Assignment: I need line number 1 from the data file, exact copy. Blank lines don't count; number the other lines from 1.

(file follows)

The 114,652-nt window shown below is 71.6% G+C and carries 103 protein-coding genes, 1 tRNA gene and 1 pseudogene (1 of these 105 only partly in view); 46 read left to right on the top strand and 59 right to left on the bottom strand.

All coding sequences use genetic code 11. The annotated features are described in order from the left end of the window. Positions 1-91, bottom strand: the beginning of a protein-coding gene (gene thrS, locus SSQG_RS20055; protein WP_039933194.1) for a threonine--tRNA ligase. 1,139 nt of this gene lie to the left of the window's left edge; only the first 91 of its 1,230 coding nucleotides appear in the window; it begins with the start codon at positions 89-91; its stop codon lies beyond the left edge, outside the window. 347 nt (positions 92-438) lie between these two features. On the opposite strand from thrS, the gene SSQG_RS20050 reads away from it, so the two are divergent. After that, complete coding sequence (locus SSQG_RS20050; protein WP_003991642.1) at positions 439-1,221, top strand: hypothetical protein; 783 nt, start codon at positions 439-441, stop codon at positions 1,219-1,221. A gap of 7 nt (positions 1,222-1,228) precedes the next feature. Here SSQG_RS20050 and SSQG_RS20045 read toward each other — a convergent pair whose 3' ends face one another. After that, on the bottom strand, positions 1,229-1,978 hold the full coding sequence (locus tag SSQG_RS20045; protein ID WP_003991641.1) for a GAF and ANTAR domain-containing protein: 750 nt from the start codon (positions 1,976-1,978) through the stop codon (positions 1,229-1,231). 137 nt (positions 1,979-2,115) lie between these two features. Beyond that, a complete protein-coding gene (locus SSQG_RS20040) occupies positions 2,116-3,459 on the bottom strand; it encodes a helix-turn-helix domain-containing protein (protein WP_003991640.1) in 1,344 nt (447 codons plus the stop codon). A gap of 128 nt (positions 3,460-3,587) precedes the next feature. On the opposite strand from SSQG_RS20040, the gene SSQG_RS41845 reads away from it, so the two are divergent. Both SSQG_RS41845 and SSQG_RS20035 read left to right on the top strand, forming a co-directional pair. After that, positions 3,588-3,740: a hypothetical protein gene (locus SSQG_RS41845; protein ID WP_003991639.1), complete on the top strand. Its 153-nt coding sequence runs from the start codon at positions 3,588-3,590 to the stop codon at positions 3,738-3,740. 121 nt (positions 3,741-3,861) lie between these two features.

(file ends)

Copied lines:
The 114,652-nt window shown below is 71.6% G+C and carries 103 protein-coding genes, 1 tRNA gene and 1 pseudogene (1 of these 105 only partly in view); 46 read left to right on the top strand and 59 right to left on the bottom strand.